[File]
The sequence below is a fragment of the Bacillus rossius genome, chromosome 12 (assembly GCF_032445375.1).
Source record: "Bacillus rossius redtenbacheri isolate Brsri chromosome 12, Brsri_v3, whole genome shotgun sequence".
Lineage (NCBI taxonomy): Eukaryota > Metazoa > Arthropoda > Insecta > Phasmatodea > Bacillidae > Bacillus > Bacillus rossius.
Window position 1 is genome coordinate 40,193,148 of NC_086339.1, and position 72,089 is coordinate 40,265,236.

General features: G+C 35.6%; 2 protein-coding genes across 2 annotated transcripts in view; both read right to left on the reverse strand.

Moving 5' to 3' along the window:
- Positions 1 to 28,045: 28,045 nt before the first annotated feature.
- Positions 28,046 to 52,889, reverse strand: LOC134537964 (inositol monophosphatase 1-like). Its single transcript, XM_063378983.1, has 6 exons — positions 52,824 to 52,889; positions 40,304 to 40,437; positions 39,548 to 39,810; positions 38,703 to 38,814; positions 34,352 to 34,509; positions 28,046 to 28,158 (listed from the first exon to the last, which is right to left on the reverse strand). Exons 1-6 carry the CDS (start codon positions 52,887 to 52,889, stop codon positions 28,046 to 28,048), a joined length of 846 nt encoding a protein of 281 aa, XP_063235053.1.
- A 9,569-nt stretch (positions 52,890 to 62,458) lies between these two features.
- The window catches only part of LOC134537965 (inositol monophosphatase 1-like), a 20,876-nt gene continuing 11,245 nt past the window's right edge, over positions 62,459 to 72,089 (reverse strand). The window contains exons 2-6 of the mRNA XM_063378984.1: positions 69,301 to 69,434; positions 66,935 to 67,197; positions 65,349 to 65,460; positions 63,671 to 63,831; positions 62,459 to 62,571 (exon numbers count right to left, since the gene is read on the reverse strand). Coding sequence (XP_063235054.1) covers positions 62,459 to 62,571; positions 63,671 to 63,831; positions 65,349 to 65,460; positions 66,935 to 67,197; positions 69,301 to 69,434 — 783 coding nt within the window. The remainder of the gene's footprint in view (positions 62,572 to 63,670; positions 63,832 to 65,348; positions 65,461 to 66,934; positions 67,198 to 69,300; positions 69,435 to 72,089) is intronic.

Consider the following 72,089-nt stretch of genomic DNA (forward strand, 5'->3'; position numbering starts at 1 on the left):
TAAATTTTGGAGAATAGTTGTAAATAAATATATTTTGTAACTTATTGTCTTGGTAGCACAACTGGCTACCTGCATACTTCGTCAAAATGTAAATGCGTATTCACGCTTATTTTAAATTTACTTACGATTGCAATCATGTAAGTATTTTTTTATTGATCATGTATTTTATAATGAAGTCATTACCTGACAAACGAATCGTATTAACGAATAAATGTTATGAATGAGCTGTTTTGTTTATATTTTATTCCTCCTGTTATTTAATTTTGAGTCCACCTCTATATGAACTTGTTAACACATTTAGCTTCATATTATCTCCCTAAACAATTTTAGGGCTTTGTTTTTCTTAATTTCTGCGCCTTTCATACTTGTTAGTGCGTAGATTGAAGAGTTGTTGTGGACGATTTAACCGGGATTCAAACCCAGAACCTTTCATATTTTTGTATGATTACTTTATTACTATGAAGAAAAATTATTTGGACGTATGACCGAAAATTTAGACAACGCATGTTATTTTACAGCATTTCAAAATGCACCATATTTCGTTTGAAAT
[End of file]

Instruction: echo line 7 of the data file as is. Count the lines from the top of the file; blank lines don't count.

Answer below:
- Positions 1 to 28,045: 28,045 nt before the first annotated feature.